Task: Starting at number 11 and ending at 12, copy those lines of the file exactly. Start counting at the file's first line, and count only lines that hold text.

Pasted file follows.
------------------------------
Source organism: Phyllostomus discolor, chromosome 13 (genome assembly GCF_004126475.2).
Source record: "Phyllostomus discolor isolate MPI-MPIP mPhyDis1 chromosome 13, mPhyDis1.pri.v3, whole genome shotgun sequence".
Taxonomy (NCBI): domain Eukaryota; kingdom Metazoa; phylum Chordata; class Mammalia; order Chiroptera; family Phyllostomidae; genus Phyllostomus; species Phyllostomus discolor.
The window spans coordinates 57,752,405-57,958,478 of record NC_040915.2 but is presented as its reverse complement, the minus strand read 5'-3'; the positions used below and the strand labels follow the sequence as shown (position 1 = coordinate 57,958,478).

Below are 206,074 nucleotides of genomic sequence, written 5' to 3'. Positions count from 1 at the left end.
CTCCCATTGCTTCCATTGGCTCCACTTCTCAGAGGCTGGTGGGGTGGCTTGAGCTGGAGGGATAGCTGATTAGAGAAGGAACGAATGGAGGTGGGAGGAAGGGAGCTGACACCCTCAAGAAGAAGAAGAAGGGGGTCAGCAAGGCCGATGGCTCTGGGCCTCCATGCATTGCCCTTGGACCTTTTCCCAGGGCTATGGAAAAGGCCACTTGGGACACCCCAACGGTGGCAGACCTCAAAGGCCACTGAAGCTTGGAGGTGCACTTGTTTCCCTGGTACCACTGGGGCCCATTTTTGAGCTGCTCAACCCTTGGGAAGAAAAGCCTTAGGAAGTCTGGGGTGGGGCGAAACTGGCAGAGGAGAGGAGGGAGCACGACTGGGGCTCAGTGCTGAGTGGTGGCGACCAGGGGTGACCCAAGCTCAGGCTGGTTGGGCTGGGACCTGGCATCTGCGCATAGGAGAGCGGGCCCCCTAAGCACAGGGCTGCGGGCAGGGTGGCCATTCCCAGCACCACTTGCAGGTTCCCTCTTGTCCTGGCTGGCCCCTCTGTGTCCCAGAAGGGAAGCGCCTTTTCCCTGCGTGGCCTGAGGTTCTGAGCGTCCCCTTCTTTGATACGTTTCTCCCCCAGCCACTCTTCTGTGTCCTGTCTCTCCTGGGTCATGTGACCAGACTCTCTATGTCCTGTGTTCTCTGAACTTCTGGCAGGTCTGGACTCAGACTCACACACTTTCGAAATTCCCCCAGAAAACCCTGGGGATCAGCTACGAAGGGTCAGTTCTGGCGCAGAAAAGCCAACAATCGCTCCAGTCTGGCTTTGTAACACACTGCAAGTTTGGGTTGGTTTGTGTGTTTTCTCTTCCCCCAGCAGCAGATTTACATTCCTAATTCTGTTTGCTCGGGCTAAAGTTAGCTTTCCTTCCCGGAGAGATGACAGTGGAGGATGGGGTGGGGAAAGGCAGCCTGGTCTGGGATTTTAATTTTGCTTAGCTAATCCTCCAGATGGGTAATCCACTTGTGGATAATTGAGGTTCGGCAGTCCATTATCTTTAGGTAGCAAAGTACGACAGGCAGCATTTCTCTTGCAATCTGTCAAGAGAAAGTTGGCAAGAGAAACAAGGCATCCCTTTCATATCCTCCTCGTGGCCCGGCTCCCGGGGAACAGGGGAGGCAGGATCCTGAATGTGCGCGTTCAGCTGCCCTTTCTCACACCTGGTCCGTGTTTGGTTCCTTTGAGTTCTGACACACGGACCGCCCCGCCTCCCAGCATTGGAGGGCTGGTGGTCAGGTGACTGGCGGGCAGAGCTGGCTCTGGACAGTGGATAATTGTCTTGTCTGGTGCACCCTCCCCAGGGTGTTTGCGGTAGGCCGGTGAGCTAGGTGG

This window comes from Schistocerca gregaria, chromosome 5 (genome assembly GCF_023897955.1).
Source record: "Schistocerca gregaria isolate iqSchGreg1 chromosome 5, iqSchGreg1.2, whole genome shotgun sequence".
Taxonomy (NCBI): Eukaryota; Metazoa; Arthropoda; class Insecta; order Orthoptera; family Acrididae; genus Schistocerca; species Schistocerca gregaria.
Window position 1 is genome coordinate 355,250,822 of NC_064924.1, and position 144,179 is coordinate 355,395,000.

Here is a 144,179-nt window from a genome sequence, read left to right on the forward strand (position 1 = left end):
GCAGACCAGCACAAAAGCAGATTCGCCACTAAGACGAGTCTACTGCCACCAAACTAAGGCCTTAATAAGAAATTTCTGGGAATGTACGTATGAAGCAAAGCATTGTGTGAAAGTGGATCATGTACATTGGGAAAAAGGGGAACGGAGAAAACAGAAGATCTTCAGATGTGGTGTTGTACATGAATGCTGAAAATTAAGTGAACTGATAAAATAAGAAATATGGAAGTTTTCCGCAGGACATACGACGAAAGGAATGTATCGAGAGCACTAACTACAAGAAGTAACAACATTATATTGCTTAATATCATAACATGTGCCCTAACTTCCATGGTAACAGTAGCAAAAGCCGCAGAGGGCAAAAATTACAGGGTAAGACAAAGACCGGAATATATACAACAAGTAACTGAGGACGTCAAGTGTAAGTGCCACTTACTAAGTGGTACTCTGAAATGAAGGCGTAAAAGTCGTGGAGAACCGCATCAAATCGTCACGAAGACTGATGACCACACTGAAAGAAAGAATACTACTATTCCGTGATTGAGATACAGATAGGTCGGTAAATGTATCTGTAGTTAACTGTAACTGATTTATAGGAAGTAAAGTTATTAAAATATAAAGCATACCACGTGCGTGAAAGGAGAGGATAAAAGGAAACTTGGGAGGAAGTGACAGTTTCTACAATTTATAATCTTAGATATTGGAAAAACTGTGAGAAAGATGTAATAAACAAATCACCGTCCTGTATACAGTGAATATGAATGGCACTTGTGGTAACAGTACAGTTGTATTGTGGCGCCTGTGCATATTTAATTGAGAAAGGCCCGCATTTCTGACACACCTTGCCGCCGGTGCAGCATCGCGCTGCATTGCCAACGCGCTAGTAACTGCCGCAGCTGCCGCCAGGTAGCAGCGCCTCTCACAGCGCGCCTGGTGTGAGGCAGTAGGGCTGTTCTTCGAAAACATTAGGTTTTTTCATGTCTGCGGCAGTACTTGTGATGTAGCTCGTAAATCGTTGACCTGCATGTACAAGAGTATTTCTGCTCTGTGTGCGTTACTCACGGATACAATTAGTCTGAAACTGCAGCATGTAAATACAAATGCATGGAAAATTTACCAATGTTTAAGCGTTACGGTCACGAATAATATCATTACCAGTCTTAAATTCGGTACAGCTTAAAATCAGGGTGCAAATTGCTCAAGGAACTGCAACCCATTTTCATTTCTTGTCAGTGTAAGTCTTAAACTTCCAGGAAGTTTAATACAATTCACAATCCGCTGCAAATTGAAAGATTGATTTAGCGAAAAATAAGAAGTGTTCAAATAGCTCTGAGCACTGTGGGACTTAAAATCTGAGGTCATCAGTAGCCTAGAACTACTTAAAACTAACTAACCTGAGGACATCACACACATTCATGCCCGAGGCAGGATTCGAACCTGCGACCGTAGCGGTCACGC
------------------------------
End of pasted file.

Here is a 144,179-nt window from a genome sequence, read left to right on the forward strand (position 1 = left end):
GCAGACCAGCACAAAAGCAGATTCGCCACTAAGACGAGTCTACTGCCACCAAACTAAGGCCTTAATAAGAAATTTCTGGGAATGTACGTATGAAGCAAAGCATTGTGTGAAAGTGGATCATGTACATTGGGAAAAAGGGGAACGGAGAAAACAGAAGATCTTCAGATGTGGTGTTGTACATGAATGCTGAAAATTAAGTGAACTGATAAAATAAGAAATATGGAAGTTTTCCGCAGGACATACGACGAAAGGAATGTATCGAGAGCACTAACTACAAGAAGTAACAACATTATATTGCTTAATATCATAACATGTGCCCTAACTTCCATGGTAACAGTAGCAAAAGCCGCAGAGGGCAAAAATTACAGGGTAAGACAAAGACCGGAATATATACAACAAGTAACTGAGGACGTCAAGTGTAAGTGCCACTTACTAAGTGGTACTCTGAAATGAAGGCGTAAAAGTCGTGGAGAACCGCATCAAATCGTCACGAAGACTGATGACCACACTGAAAGAAAGAATACTACTATTCCGTGATTGAGATACAGATAGGTCGGTAAATGTATCTGTAGTTAACTGTAACTGATTTATAGGAAGTAAAGTTATTAAAATATAAAGCATACCACGTGCGTGAAAGGAGAGGATAAAAGGAAACTTGGGAGGAAGTGACAGTTTCTACAATTTATAATCTTAGATATTGGAAAAACTGTGAGAAAGATGTAATAAACAAATCACCGTCCTGTATACAGTGAATATGAATGGCACTTGTGGTAACAGTACAGTTGTATTGTGGCGCCTGTGCATATTTAATTGAGAAAGGCCCGCATTTCTGACACACCTTGCCGCCGGTGCAGCATCGCGCTGCATTGCCAACGCGCTAGTAACTGCCGCAGCTGCCGCCAGGTAGCAGCGCCTCTCACAGCGCGCCTGGTGTGAGGCAGTAGGGCTGTTCTTCGAAAACATTAGGTTTTTTCATGTCTGCGGCAGTACTTGTGATGTAGCTCGTAAATCGTTGACCTGCATGTACAAGAGTATTTCTGCTCTGTGTGCGTTACTCACGGATACAATTAGTCTGAAACTGCAGCATGTAAATACAAATGCATGGAAAATTTACCAATGTTTAAGCGTTACGGTCACGAATAATATCATTACCAGTCTTAAATTCGGTACAGCTTAAAATCAGGGTGCAAATTGCTCAAGGAACTGCAACCCATTTTCATTTCTTGTCAGTGTAAGTCTTAAACTTCCAGGAAGTTTAATACAATTCACAATCCGCTGCAAATTGAAAGATTGATTTAGCGAAAAATAAGAAGTGTTCAAATAGCTCTGAGCACTGTGGGACTTAAAATCTGAGGTCATCAGTAGCCTAGAACTACTTAAAACTAACTAACCTGAGGACATCACACACATTCATGCCCGAGGCAGGATTCGAACCTGCGACCGTAGCGGTCACGC